Banktrack has released an interesting report on the environmental performance standards of China’s financial institutions. The report recognises the need for policies to be put in place, as China’s financial institutions are becoming important players in financing environmentally and socially sensitive activities around the world.
The report found that:
Only two of China’s ten most important banks — China Development Bank (CDB) and the Export-Import Bank of China (Chexim) — have publicly-disclosed environmental policies… … The rest of the eight banks surveyed had no publicly-available environmental financing standards.
There are also some encouraging sign that suggest progress is being made:
The Peoples’ Bank of China has recently developed a new credit database which includes borrowers’ environmental compliance data. This will allow Chinese banks to evaluate how well companies have followed environmental laws before offering loans.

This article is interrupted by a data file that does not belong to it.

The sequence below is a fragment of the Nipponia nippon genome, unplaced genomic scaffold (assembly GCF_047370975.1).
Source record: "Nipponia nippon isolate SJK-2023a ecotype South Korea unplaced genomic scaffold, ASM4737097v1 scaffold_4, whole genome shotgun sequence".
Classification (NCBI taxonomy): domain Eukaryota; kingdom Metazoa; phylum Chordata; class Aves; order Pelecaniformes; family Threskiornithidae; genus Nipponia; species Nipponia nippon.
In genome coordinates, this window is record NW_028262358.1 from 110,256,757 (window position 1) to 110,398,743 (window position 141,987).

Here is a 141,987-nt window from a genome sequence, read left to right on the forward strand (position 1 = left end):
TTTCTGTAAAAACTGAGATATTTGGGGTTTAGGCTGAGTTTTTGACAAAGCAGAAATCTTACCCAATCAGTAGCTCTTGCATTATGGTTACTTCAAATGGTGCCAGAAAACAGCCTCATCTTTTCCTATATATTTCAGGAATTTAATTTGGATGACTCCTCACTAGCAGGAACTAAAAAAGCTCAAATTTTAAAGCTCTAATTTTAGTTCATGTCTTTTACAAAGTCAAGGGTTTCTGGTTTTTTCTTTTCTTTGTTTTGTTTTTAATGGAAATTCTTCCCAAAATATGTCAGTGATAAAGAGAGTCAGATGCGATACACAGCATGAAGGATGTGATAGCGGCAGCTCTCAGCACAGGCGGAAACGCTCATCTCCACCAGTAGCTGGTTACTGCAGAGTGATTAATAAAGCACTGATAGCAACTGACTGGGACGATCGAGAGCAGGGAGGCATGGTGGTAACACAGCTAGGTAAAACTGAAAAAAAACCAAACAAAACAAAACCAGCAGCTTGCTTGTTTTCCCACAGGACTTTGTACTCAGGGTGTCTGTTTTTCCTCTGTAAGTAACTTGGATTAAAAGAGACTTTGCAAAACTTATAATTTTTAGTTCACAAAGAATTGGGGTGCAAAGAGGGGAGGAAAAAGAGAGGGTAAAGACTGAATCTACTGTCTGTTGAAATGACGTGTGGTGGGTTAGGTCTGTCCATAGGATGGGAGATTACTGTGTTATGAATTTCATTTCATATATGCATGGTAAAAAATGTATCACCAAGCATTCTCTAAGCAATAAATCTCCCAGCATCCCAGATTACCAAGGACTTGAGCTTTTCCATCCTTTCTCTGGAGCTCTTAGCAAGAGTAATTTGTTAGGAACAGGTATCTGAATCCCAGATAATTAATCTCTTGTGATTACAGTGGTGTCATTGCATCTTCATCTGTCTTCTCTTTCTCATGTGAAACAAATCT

The report also claims that many international banks, who own significant shares of Chinese banks, have the ability to institute world-class environmental standards through their strategic investment agreements. This is another example of the growing environmental demands being placed on international banks, and there needs to be careful consideration as to whether the demands are reasonable and if there is genuine scope for influence.